Why Driving an Electric Car Could Actually Save You Money

Mark Renburke
Aug 4, 2017 · 5 min read

Did you know that driving an electric car in New England is already lower in emissions than 100 mpg equivalent? Compare that to an average compact/midsize gasoline only vehicle at only around 29 mpg. And did you know that on average in the United States, driving an electric car will result just half the lifetime emissions of a comparable gasoline car, even when emissions from battery manufacturing are accounted for? This is according to the latest 2017 research published by the Union of Concerned Scientists, which shows that charging an EV in the Northeast results in as little CO2 as a gasoline vehicle if it were somehow getting 102 mpg. However most prospective buyers are still hesitant to go electric due to the higher initial price (MSRP), according to a Harris consumer poll conducted in 2015.

The good news is —whether vehicle emissions are a personal concern of yours or not — there’s little reason to wait to go electric (and start reaping all an EV’s other personal benefits) in terms of actual cost to you. With current federal and state incentives, an electric may now even cost less than the average vehicle to buy (at over $33,500 in 2016) — and thanks to something called TCO (Total Cost of Ownership), driving an electric car may actually save you a lot money long term over a comparable gasoline on car, and cost less to own total than even an gasoline “economy” car.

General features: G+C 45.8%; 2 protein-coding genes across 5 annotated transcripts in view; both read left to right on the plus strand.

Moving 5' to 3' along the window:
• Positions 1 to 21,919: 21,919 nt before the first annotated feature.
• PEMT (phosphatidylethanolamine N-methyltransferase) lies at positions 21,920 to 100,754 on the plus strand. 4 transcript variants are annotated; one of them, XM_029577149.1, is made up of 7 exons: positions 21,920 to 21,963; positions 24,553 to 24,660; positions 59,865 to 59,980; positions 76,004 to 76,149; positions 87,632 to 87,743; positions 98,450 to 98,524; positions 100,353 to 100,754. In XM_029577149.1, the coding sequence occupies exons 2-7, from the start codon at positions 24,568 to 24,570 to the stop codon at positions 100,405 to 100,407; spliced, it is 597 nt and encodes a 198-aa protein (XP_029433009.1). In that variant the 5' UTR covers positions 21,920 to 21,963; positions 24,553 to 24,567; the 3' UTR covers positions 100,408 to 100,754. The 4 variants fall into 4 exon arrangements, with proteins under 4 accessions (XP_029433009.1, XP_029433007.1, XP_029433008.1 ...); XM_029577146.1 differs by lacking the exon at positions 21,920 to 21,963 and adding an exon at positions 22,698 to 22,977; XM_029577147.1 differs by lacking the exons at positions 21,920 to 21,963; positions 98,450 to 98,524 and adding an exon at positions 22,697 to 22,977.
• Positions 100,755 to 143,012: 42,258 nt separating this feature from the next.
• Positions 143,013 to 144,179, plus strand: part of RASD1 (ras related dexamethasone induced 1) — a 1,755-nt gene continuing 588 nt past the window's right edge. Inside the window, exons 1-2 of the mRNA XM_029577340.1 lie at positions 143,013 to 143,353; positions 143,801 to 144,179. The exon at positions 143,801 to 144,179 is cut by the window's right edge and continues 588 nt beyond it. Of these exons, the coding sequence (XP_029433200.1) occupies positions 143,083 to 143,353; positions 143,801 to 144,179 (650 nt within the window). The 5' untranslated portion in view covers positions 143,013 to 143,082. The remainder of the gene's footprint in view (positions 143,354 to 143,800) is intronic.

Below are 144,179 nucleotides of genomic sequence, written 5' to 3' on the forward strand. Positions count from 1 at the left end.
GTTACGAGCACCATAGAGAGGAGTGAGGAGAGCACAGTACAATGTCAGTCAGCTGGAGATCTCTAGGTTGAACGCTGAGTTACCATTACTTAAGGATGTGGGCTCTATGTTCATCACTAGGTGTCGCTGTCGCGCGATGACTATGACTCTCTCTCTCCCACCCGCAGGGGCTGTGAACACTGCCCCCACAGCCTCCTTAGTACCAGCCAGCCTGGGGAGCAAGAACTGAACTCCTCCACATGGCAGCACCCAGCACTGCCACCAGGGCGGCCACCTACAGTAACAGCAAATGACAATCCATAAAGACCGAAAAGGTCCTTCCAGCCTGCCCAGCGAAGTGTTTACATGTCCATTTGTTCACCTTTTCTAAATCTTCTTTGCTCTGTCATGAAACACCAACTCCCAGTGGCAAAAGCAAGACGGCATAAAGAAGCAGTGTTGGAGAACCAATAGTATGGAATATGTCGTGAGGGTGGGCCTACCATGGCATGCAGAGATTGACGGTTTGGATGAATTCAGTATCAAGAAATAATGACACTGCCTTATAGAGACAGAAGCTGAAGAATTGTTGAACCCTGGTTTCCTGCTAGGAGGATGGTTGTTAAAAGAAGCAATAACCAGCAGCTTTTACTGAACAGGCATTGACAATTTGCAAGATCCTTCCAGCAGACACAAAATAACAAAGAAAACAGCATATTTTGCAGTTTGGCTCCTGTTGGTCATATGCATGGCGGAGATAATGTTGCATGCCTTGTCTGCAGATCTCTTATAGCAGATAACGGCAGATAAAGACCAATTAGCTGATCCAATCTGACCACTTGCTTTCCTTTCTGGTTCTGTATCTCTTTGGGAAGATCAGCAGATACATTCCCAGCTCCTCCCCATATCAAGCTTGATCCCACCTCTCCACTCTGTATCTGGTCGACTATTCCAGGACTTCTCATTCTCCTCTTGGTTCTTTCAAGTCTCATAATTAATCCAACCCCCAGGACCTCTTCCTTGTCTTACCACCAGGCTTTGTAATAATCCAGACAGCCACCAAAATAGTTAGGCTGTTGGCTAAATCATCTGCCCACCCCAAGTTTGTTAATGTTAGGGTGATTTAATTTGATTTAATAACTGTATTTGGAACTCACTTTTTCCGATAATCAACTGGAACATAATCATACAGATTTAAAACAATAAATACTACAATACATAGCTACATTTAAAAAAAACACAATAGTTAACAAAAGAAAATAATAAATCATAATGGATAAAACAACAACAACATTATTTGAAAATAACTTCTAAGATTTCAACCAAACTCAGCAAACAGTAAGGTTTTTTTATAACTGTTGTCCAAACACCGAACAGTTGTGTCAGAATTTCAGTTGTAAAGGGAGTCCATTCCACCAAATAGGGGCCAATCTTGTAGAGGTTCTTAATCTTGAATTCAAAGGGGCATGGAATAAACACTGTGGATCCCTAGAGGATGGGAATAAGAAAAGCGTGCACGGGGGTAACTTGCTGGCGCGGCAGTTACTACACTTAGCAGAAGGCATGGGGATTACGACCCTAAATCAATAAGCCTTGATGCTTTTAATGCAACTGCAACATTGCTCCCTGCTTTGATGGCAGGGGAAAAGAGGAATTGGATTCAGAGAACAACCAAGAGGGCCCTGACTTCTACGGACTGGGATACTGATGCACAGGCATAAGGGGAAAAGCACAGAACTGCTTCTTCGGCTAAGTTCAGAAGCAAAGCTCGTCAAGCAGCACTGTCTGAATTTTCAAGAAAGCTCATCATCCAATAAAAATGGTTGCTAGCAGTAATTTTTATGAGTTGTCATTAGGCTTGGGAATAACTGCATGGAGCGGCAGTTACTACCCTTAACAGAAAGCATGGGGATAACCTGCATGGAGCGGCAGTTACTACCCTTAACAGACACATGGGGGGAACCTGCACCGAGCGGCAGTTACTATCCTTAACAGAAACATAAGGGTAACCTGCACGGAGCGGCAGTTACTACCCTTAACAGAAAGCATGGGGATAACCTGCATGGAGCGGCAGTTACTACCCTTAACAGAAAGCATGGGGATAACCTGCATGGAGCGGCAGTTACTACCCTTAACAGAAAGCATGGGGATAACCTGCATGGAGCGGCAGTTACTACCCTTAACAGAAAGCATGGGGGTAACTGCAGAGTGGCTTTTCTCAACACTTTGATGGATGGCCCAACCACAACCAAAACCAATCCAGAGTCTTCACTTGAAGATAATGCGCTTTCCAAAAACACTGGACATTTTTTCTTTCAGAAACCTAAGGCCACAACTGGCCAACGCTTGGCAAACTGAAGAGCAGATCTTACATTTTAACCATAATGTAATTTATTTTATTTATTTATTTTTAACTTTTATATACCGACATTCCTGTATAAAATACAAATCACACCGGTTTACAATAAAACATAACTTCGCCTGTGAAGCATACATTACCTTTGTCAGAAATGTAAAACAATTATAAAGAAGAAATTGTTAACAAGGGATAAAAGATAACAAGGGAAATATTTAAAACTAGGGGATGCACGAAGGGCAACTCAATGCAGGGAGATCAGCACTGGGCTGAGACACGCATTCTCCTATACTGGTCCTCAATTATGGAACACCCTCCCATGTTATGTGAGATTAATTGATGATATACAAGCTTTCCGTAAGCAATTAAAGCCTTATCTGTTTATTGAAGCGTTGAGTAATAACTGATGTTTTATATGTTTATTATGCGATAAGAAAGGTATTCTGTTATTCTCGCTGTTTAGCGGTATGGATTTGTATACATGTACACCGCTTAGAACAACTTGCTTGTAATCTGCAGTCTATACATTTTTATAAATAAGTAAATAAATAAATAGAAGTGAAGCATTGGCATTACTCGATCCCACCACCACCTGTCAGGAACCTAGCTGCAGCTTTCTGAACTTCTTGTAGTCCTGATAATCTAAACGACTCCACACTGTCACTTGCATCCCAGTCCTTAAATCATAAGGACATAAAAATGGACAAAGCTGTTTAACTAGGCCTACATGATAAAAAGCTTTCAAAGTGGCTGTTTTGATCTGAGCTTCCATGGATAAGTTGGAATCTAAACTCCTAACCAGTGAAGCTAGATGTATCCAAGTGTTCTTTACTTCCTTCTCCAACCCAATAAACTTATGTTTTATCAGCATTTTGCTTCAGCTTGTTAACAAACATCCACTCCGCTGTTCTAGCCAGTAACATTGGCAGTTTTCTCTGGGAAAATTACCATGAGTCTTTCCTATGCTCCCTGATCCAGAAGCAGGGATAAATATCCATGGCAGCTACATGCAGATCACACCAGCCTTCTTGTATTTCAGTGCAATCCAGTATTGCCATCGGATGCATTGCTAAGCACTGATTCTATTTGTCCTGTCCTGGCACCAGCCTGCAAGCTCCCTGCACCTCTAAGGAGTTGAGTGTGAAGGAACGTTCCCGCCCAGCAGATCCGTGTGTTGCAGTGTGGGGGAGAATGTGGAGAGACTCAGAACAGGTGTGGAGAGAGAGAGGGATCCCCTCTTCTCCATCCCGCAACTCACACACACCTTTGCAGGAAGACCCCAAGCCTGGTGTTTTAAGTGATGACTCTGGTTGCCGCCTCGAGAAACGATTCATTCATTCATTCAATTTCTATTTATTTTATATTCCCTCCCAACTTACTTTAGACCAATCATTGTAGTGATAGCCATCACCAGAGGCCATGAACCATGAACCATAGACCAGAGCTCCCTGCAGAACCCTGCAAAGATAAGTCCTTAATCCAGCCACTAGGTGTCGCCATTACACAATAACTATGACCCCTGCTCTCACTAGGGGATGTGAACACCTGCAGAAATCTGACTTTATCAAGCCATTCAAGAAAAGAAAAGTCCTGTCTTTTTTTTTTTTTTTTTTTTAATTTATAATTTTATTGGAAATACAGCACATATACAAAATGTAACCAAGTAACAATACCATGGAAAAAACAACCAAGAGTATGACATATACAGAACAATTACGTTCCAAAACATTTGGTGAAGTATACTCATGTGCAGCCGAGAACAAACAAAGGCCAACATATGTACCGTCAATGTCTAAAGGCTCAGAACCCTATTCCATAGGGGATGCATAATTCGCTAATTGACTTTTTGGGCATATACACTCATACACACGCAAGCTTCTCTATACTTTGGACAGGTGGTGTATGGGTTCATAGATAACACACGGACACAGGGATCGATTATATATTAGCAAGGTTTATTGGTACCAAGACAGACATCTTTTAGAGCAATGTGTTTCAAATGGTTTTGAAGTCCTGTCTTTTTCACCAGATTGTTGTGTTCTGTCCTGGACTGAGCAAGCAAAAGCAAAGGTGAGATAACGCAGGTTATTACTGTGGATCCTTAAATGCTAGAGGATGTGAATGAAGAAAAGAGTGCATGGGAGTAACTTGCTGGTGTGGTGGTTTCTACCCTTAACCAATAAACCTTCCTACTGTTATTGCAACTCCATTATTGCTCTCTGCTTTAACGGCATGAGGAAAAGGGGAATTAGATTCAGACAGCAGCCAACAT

Click on image to link to full New England and average US analysis: https://www.facebook.com/DriveElectricCarsNewEngland/posts/1571827852833250/

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But before we get to incentives and savings, first let’s review the basics of what’s out there to buy or lease. There are essentially two types of EVs: BEVs — Battery only electrics that require a charge when the battery gets low, and PHEVs — Plug in Hybrid Electrics that drive like EV (for the first 14 to 114 miles, depending on model), then switch to a long range hybrid mode only if the battery gets low — providing 100% of something called Range Confidence. According to the consumer information site Nerdwallet, an EV is priced from $3,000 to $10,000 more than similar gasoline-fueled models before incentives. For example, a typical BEV has an MSRP of around $30,000 while a typical PHEV starts around $34,000. However, since consumers benefit from both federal and state incentives, this initial price premium could be all but erased. In fact, Connecticut offers up to $10,500 in incentives, and some are available the moment you buy.

The $7,500 federal EV tax credit is a nationwide incentive that has been around since the last decade. You won’t receive a direct chunk of money when you purchase the vehicle; instead, it will come as a credit when you file your taxes the following year. If your tax liability doesn’t meet or exceed $7,500 (this represents having around $50,000 in taxable income), you will miss out on the part of the credit. You also won’t qualify for the tax credit if you buy a used electric vehicle or if you lease it. However in the case of a lease, any reputable dealer will apply the majority of the credit towards the lease, meaning you would still benefit in the form of a lower payment. Leasing is a great way for those with lower taxable incomes to go electric today, and for those who want to try out the technology with fewer strings attached. Visit the IRS website or consult with your tax preparer if you are not sure if you fully qualify for this credit.